May 1st is decision day for all high school seniors. They must have their deposits in to the schools that are attending to hold their spot.
Here are 10 tips for you to pass on to your family member or friend…. and it’s also a good resource for any graduate.
Take a look at my book… ‘Networking For College Students and Graduates’ for more ideas and detail.
- BE PREPARED ‘Networking’ opportunities can happen anywhere, anytime. Be polished, poised and professional 24/7
- Be confident in your approach- eye contact, listening and a strong hand shake create a presence that will help you stand out.
- Prepare your introduction Begin the conversation with a general statement about yourself. This could include the degree you are pursuing, your major, when you graduate. For example, I am in the MBA program with a concentration in Marketing and will graduate in 2013. I would like to know more about marketing opportunities with your company.” The key is to have a short opening line or introduction to get conversations started-in fact create several.
- Networking is all about building relationships and giving before you get. Figure out ways you can give something to those that are helping you—for example—you are on the cutting edge of technology and could offer suggestions to help them.
- Show a strong interest in the people that you meet and ask them how they got into their business and what advice they would give you.
- Research companies and people—know as much as you can so that you have talking points and to show you have done your homework. You can never do too much homework!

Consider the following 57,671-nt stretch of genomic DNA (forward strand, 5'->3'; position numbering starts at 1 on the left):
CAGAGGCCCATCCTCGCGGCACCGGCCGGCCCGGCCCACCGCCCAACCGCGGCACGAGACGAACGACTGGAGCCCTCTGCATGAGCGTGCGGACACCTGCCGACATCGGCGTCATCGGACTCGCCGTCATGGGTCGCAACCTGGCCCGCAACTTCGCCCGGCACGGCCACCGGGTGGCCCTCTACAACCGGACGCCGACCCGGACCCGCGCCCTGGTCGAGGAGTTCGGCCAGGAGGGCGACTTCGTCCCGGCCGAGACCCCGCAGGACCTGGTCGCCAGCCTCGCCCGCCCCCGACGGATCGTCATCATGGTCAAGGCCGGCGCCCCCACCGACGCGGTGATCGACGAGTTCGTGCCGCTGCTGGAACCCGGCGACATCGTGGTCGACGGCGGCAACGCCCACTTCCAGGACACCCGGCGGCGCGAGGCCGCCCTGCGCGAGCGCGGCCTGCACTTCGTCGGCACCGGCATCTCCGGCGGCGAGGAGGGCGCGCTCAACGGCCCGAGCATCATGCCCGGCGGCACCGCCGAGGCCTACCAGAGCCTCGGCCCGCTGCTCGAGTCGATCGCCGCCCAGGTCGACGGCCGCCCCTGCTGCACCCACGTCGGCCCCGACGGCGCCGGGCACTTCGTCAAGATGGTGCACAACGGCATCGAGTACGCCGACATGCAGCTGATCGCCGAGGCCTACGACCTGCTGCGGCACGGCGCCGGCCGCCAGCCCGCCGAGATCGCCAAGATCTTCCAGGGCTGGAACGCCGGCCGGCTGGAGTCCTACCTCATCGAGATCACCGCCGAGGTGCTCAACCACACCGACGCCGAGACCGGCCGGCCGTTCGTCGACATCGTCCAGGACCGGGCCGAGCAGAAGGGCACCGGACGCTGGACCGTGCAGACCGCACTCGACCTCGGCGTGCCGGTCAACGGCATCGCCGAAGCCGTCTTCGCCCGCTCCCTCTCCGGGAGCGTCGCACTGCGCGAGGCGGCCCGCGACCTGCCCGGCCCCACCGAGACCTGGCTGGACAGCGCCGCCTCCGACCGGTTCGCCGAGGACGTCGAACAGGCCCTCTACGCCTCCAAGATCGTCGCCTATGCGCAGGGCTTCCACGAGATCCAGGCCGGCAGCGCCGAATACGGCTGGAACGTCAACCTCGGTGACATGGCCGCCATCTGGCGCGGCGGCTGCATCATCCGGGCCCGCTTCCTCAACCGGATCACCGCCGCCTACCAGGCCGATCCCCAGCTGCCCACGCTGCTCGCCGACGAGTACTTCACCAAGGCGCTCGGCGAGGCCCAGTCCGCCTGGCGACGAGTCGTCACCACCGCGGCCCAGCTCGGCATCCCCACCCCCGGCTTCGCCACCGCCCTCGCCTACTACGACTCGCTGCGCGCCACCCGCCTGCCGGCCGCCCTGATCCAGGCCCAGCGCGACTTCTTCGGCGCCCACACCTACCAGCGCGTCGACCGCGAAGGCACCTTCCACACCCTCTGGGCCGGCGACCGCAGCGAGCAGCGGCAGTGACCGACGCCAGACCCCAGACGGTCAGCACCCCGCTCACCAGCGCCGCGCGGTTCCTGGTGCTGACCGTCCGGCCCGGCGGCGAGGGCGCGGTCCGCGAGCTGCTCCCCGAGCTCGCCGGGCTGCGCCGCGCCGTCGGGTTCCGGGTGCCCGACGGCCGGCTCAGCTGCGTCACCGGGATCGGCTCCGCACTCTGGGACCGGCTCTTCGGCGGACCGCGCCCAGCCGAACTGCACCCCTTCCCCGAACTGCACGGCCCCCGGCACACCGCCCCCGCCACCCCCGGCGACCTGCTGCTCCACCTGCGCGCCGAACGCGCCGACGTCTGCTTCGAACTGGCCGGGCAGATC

- Always ask people their preferred method of communication when you follow up and always follow up—no matter what. Some people prefer email, phone or text. Never assume—ask. Always ask people open-ended ‘high gain’ questions to learn. It shows interest and that you took the time to find out.
- When you do go to any type of event—arrive early and realize you are on from the minute you walk in the door. Be interested and take the initiative. Introduce yourself to people—and listen more then you speak. Take notes and be a sponge. More opportunities happen when we put ourselves in interesting opportunities.
- In your ‘networking’ tool kits—always carry and have a business card with you. Create a simple, professional card with your name, contact information and perhaps your area of interest. Make it easy for others to contact you. Carry pen and paper to take notes so that you can follow up and remember things that people told you-including their name or something that was important to them.
- Send follow up notes Always send a thank you note when someone has spent time, given you advice or information, a referral—anything. What gets remembered gets rewarded. Stand out by following up with a handwritten note or as I say your 49 cent investment plan. It will separate you from the crowd and will show that besides high-tech—you are also high touch. You distinguish yourself, follow up and follow through and create a positive lasting impression.